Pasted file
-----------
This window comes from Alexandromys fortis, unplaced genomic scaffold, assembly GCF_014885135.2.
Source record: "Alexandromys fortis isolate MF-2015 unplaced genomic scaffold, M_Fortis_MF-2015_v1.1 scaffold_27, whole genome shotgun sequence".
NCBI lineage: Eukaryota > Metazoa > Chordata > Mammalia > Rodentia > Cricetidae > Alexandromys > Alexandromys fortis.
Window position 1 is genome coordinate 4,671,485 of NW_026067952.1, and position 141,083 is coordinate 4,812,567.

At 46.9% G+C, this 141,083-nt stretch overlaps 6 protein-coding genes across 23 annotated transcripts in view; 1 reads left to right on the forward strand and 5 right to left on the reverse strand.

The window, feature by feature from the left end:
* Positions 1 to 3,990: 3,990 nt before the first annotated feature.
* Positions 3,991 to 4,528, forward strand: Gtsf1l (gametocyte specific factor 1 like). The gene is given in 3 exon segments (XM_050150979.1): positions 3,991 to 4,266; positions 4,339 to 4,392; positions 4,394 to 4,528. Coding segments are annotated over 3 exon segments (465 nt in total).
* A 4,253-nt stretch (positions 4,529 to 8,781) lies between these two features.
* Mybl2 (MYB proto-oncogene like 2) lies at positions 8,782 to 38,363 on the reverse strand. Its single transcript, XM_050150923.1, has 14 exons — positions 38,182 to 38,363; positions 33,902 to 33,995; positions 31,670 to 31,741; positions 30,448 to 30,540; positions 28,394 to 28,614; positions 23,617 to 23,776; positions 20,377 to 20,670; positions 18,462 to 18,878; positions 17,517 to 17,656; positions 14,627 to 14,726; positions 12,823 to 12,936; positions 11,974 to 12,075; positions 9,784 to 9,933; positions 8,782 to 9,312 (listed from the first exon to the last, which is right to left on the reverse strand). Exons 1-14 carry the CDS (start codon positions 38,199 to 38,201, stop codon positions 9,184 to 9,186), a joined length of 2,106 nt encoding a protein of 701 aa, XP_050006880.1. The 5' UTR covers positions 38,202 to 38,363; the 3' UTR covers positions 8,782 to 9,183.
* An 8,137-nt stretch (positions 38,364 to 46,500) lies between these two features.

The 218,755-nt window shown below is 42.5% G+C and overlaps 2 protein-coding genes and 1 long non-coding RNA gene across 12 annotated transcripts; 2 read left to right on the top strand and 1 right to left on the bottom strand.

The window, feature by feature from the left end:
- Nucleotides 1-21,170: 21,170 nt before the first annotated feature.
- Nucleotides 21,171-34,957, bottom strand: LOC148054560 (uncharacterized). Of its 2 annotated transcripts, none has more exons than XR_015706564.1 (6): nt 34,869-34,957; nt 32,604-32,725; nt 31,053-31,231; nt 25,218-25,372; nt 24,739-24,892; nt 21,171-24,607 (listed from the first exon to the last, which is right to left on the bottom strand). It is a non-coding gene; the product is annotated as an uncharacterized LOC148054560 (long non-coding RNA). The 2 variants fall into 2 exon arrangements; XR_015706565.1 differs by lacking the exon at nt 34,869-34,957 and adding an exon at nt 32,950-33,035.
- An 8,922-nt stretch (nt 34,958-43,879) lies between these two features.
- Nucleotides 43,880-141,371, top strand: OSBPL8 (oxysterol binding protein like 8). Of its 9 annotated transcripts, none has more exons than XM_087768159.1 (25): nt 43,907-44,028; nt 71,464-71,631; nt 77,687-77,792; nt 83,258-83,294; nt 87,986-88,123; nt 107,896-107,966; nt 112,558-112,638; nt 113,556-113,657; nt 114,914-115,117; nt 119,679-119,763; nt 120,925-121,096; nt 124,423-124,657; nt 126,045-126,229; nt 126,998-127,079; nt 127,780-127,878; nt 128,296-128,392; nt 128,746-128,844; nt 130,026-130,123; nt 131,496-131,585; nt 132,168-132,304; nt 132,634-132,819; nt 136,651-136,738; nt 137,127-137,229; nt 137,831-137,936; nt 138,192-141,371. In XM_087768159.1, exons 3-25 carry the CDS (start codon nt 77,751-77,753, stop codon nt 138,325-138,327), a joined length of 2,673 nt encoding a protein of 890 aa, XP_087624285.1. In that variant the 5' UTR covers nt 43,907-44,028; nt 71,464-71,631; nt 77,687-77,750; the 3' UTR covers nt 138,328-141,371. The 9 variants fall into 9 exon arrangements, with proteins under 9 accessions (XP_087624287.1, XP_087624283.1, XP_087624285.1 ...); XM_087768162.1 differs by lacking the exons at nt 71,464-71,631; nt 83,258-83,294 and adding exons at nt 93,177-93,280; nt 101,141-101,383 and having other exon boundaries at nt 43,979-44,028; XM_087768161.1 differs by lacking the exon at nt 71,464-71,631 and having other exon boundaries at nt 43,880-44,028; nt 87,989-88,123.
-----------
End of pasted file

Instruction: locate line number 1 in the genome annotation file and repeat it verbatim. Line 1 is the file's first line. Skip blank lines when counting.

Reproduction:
This window comes from Alexandromys fortis, unplaced genomic scaffold, assembly GCF_014885135.2.